Can a Real Estate Agent Sue for Commission? (2022)

Can a Real Estate Agent Sue for Commission? (1)

My mentor and former PAR legal counsel, the late Tom Caldwell, used to caution brokers intent on suing clients for fees by asking that. The clear message is that when you sue for a fee, the client is going to bite by claiming that no fee was owed because of the malpractice committed by the broker or salesperson.

I represent brokers who sue for their fees and the defenses always include claims of malpractice. It is true that my clients win most of these cases, though the only credit I lay claim to is that I am selective about the cases I take. The reasons for success, however, I attribute to my clients. In this article, I’ll present several tips for success. I could drag the list out to 15 or 20 tips beginning with don’t accept a jerk for a client, but I’d rather provide you with the core. While these tips work regardless of your representing a buyer, seller, landlord or tenant, I’ll provide a context from a case I most recently resolved.


Can a Real Estate Agent Sue for Commission?

In a prior case, the broker was the buyer’s agent for a married couple seeking a new home. The wife was an in-house lawyer for a retail chain and the husband an engineer. They signed a standard buyer agency agreement. During the course of his efforts, the broker wrote an offer that did not result in a signed agreement of sale. He continued to identify properties, but ultimately, the buyers went dark and ceased communicating with him. He doubled his effort to solicit a response. Eventually, he reached the wife by telephone. She reluctantly revealed that she and her husband had purchased a home, but that she would consider hiring the broker to list her former home for sale.

My client was far from delighted by her “generous” offer and told her that he expected her to pay his commission. While that call ended abruptly, the wife replied with an email several days later. She said she and her husband owed no fee because the broker was “not the procuring cause of the sale.” At this point I was engaged, and suit was filed. The complaint was less than three full pages and consisted of about 15 enumerated paragraphs and an exhibit, the executed buyer agency contract. The amount sought was the percentage fee recited in the buyer agency contract multiplied by the purchase price of the home the buyers bought during the term of that buyer agency contract. In our case, the fee came to $19,500.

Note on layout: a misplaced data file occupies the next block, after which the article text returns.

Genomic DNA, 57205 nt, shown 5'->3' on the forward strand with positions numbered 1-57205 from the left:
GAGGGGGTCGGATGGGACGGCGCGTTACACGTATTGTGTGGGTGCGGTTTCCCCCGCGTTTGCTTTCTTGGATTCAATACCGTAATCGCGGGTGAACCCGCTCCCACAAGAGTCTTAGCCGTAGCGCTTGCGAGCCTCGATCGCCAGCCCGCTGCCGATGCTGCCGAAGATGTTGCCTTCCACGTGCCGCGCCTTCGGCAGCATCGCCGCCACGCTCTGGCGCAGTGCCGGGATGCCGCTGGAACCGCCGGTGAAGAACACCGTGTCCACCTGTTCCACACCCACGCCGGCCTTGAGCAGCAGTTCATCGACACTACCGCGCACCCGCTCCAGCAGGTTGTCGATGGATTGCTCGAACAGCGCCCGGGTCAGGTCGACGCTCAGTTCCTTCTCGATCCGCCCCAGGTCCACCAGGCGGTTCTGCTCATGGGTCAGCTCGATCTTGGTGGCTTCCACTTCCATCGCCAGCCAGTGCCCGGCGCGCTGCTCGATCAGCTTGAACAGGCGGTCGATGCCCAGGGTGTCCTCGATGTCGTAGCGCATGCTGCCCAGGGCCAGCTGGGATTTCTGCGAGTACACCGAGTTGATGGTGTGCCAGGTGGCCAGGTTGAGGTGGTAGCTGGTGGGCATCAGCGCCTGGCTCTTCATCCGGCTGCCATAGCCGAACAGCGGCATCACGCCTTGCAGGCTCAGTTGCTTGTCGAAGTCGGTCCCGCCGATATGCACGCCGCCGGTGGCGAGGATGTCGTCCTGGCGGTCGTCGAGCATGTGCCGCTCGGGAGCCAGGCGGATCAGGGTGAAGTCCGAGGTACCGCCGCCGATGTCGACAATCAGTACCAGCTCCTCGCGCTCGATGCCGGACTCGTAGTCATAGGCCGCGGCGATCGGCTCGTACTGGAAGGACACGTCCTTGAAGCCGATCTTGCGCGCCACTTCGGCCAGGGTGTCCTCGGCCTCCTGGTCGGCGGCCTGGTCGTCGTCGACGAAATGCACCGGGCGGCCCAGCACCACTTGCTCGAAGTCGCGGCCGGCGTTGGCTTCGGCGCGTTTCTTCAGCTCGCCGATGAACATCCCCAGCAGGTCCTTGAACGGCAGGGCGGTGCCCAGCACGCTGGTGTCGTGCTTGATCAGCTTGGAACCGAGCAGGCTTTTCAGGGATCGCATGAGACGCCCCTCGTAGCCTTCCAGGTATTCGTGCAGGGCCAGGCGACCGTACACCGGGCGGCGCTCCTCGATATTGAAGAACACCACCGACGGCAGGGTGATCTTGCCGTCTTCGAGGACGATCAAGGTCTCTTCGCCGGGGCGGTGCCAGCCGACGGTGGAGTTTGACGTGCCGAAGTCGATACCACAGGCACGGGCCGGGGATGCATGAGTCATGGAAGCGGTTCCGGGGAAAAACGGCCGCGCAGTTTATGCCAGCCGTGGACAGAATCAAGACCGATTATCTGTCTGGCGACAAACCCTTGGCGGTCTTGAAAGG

The answer to the complaint included the affirmative defense of malpractice: The buyers alleged that the broker failed to make a continuous and good faith effort to find a property for the buyers as required by the Real Estate Licensing and Registration Act. To allay what little suspense there may be, my client prevailed. We moved quickly to get this matter on a trial list (believe it or not it happened within months) and on the eve of trial, the defendants agreed to pay $15,000 and it was accepted.

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Why did my client prevail? Consider the following.

1. First, my client had a nearly perfect file.

He had a fully executed buyer agency agreement. If your client bails on you and you don’t have an executed agency agreement, forget it. Further, he had every email and text from his first meeting with the buyers to the last exchange. No impartial judge or jury could reasonably conclude from the string of email that the broker abandoned his clients. Every step taken by the broker was memorialized by email to his buyers reciting their most recent telephone conversation or what his recent research had revealed. It easily demonstrated that it was they who had abandoned him.

Take any risk reduction seminar and something will be said of the importance of maintaining a file and corroborating and confirming all actions and discussions by mail or email. Usually, it’s suggested that this will assist in the defense of any malpractice claim should it be asserted. A good, comprehensive file also will enable you to recover a fee when your client breaches his or her contract with you.

2. Second, pursue the claim and march steadily to trial.

Engage counsel who know license law and the standards of practice of real estate brokers and salespersons. Don’t assume that every real estate lawyer knows anything about how brokers work, their duty or how they get paid.

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These files don’t have to be over litigated. When the amount in controversy is less than $50,000, the case will first be heard by arbitrators in the court of common pleas of the county where suit is filed. I take limited discovery to assure I have every document that might be asserted as a defense, I don’t take depositions because I’ll get the testimony at the arbitration and can have it recorded there by a stenographer for use if the case is appealed to a trial before a judge and jury. Discuss these matters with your counsel and keep in mind that your claim is for a liquidated amount (an amount certain). A realistic projection of costs and taking measures by which they are reasonably limited will assure that your net recovery is good. Unfortunately, no matter how efficient your attorney is, the other side can delay, obfuscate and over-litigate.

3. Third, the broker was first to demand payment, not me, his attorney.

To be clear, I am not suggesting that you don’t engage counsel before demanding payment. I have found, however, that when the broker makes his or her demand directly to the client, the client will respond. If I write a letter of demand, the response will be from an attorney whose words I can’t use as evidence in court.